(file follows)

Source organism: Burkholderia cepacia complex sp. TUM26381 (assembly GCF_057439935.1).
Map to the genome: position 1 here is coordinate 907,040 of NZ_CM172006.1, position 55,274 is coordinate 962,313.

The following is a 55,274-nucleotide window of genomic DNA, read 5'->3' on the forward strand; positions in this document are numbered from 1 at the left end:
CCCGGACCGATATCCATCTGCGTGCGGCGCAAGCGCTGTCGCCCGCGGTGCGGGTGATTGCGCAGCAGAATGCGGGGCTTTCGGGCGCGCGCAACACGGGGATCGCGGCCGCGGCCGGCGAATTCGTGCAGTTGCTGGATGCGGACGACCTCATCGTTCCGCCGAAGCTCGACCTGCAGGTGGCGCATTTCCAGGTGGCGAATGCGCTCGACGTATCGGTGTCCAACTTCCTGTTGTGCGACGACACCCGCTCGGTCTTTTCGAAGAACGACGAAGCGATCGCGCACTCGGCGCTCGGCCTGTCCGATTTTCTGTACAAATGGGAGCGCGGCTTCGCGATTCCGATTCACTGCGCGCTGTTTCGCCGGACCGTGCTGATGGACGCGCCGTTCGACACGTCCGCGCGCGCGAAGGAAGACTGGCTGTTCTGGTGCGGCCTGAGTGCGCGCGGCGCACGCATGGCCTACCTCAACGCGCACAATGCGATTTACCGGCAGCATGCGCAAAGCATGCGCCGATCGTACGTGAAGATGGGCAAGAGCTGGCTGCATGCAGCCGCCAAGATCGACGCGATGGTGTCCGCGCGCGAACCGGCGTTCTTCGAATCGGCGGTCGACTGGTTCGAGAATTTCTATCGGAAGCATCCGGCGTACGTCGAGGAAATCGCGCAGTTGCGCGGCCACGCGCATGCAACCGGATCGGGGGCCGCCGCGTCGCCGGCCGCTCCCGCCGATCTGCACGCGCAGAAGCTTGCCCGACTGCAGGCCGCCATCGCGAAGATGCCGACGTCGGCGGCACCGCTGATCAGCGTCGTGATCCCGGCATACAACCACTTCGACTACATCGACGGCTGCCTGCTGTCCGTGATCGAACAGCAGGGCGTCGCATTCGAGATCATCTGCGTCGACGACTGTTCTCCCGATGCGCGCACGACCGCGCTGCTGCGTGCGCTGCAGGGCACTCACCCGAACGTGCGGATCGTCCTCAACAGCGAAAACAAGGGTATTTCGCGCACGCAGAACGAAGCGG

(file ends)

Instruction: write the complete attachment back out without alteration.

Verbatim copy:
Source organism: Burkholderia cepacia complex sp. TUM26381 (assembly GCF_057439935.1).
Map to the genome: position 1 here is coordinate 907,040 of NZ_CM172006.1, position 55,274 is coordinate 962,313.

The following is a 55,274-nucleotide window of genomic DNA, read 5'->3' on the forward strand; positions in this document are numbered from 1 at the left end:
CCCGGACCGATATCCATCTGCGTGCGGCGCAAGCGCTGTCGCCCGCGGTGCGGGTGATTGCGCAGCAGAATGCGGGGCTTTCGGGCGCGCGCAACACGGGGATCGCGGCCGCGGCCGGCGAATTCGTGCAGTTGCTGGATGCGGACGACCTCATCGTTCCGCCGAAGCTCGACCTGCAGGTGGCGCATTTCCAGGTGGCGAATGCGCTCGACGTATCGGTGTCCAACTTCCTGTTGTGCGACGACACCCGCTCGGTCTTTTCGAAGAACGACGAAGCGATCGCGCACTCGGCGCTCGGCCTGTCCGATTTTCTGTACAAATGGGAGCGCGGCTTCGCGATTCCGATTCACTGCGCGCTGTTTCGCCGGACCGTGCTGATGGACGCGCCGTTCGACACGTCCGCGCGCGCGAAGGAAGACTGGCTGTTCTGGTGCGGCCTGAGTGCGCGCGGCGCACGCATGGCCTACCTCAACGCGCACAATGCGATTTACCGGCAGCATGCGCAAAGCATGCGCCGATCGTACGTGAAGATGGGCAAGAGCTGGCTGCATGCAGCCGCCAAGATCGACGCGATGGTGTCCGCGCGCGAACCGGCGTTCTTCGAATCGGCGGTCGACTGGTTCGAGAATTTCTATCGGAAGCATCCGGCGTACGTCGAGGAAATCGCGCAGTTGCGCGGCCACGCGCATGCAACCGGATCGGGGGCCGCCGCGTCGCCGGCCGCTCCCGCCGATCTGCACGCGCAGAAGCTTGCCCGACTGCAGGCCGCCATCGCGAAGATGCCGACGTCGGCGGCACCGCTGATCAGCGTCGTGATCCCGGCATACAACCACTTCGACTACATCGACGGCTGCCTGCTGTCCGTGATCGAACAGCAGGGCGTCGCATTCGAGATCATCTGCGTCGACGACTGTTCTCCCGATGCGCGCACGACCGCGCTGCTGCGTGCGCTGCAGGGCACTCACCCGAACGTGCGGATCGTCCTCAACAGCGAAAACAAGGGTATTTCGCGCACGCAGAACGAAGCGG